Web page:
Investors who fail to account for rental property expenses risk losing money on their investments. Without a solid understanding of the costs involved, investors may find themselves in the red, struggling to turn a profit or even facing the prospect of selling their property at a loss. Rental property maintenance is a crucial aspect that investors must take into account to avoid losing money on their investments.
Neglecting to factor in the expenses associated with maintaining rental properties can result in financial setbacks, leaving investors in the red and struggling to generate profits. In extreme cases, investors may even have to sell their properties at a loss. Therefore, it’s essential for investors to have a solid understanding of rental property maintenance costs and to allocate adequate funds for repairs, upgrades, and regular upkeep to ensure their investments remain profitable over the long term.
Estimating Rental Property Expenses
To estimate rental property expenses, industry standards suggest several rules of thumb. The 50 percent rule recommends setting aside half of the property’s annual rent for maintenance expenses. The 1 percent rule suggests setting aside 1 percent of the property’s value per year, while the square footage rule recommends setting aside $1 per square foot annually.
In addition to these guidelines, investors must consider a range of operating expenses, some of which are predictable, such as property taxes and routine rental property maintenance costs, and others that are more variable, such as emergency repairs and appliance replacements.
Operating Expenses for Rental Property
To create a budget for rental property expenses, investors should consider the following:
- Property taxes: Investors should consult the county assessor to determine current property taxes, as these may differ from the seller’s listed taxes. Buyers should also find out what their property taxes will be after they close escrow.
- Electricity: Multifamily properties may require higher costs due to the electricity needed for common areas of the property.
- Pest control: In the event of an infestation, treatment for the average single-family home can cost around $150 for a single treatment.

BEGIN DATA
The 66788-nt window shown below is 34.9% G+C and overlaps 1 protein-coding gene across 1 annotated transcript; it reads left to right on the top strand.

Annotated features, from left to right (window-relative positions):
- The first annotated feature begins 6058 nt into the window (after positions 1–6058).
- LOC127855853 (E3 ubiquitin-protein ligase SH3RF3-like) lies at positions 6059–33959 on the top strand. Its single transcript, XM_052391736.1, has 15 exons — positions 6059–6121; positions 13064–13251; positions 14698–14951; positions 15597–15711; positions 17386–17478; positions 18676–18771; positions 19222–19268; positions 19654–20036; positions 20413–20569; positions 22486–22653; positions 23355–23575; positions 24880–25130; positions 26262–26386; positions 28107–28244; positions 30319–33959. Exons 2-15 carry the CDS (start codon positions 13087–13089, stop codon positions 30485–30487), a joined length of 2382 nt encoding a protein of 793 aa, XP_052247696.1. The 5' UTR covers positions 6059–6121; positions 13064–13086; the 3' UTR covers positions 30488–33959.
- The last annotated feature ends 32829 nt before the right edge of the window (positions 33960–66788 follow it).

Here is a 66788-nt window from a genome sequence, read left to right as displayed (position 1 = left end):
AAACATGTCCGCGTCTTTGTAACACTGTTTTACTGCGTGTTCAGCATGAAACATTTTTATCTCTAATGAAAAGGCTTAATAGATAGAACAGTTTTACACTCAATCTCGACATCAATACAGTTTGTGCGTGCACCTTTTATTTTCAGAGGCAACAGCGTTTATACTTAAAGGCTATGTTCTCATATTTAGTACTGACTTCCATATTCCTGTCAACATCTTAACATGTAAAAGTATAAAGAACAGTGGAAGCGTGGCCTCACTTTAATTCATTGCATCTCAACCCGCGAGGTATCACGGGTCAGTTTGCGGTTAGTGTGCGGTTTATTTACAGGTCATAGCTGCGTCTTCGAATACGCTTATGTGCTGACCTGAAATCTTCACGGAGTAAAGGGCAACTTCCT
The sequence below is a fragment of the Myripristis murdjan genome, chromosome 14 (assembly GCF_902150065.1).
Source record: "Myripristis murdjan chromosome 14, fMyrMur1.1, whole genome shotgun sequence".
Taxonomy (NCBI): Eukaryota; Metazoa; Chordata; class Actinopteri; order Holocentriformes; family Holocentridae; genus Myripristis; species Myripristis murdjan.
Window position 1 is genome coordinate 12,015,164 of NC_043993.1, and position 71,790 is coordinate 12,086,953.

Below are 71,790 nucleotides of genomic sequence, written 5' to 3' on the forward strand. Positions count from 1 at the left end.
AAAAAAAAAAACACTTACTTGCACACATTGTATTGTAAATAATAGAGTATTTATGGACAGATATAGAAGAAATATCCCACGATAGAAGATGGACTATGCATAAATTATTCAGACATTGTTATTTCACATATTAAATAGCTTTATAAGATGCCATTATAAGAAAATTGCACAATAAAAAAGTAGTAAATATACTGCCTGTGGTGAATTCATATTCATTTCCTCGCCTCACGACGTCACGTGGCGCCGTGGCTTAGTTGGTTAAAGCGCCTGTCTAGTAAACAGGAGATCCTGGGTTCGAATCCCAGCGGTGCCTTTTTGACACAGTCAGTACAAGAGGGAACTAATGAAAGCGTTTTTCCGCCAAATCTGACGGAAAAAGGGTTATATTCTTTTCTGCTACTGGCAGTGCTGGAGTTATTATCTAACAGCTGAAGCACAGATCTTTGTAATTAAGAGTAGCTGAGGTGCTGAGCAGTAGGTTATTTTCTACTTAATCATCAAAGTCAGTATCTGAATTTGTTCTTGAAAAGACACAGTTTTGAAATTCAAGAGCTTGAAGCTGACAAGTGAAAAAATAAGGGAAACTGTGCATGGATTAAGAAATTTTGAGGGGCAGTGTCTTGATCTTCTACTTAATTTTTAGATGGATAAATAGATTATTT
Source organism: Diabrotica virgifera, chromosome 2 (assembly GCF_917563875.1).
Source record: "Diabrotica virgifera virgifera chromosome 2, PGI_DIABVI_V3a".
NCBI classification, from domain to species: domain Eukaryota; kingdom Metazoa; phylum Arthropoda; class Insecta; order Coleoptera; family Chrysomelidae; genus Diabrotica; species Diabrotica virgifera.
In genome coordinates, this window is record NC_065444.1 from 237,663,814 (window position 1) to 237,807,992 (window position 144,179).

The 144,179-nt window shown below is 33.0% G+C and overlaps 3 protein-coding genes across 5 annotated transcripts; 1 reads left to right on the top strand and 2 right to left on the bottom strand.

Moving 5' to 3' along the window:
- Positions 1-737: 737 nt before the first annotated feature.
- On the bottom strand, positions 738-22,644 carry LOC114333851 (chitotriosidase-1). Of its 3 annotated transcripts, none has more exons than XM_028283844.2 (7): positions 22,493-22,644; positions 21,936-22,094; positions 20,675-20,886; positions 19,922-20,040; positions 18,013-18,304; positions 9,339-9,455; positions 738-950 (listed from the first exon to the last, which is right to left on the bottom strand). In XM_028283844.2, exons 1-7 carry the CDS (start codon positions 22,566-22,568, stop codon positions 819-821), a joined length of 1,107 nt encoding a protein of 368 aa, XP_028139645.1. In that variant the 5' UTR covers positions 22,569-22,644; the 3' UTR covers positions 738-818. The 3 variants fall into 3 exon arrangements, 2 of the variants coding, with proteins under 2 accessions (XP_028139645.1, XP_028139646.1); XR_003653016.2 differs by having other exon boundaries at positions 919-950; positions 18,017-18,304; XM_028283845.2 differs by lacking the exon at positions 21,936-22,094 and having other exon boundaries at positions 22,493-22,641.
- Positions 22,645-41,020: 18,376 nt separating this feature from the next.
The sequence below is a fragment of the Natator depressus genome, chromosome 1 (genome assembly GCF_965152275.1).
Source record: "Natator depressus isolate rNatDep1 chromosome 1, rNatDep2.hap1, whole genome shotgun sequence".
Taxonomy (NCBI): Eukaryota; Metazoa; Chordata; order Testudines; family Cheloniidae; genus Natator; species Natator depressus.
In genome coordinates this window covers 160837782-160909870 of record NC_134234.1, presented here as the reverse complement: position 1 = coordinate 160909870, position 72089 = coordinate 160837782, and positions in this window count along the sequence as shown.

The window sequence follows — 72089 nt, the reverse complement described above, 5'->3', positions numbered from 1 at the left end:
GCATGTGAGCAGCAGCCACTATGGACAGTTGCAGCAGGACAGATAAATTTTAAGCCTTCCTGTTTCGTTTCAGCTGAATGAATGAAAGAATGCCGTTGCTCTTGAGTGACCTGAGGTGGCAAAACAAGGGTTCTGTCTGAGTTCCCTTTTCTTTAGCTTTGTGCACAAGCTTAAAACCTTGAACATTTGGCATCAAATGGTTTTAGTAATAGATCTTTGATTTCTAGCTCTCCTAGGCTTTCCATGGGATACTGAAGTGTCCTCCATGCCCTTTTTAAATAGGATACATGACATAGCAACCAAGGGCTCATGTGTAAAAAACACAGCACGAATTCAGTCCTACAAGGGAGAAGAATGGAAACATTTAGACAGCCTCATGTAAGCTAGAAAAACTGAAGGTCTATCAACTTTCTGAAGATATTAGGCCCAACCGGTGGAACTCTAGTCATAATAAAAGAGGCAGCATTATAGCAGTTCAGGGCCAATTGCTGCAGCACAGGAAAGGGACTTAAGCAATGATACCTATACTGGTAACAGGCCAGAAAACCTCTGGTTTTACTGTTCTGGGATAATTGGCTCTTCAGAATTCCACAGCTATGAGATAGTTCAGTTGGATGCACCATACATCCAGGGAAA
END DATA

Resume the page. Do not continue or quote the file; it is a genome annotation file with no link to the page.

- Waste management: Property owners are responsible for maintaining cleanliness by providing trash cans and coordinating regular collection.
- Insurance: Owners may need particular coverage based on their property’s location and potential risks.
- Homeowners Association (HOA) fees: It’s important to know the current fees when fees increase, and if there’s a special assessment on the horizon.
- Property management fees: Owners can expect to pay six to eight percent of the rental income toward the management fee.
- Vacancy: Owners should factor in some vacancies into their budget.
- Routine maintenance: This includes landscaping, cleaning, and trash and recycling collection.
- Seasonal maintenance: This may include pruning trees, snow removal, and cleaning of gutters.
- Appliance maintenance: It’s in the landlord’s best interest to maintain appliances themselves to ensure their investment is adequately taken care of.
- Emergency maintenance: Property owners should always plan for emergencies, such as a heater dying during winter, an AC giving up during a heatwave, or pipes bursting in the middle of the night.
- Painting and flooring: Applying a fresh coat of paint and replacing worn-out flooring may be necessary between tenants.
- CapEx, or capital expenditure: Owners should budget for expected capital expenditures, such as the cost to upgrade and improve big-ticket items like the roof, water heater, and appliances.
By understanding the costs involved in rental property maintenance, investors can make informed decisions about purchasing and managing rental properties. With a clear budget in place, investors can ensure that their investment remains profitable for years to come.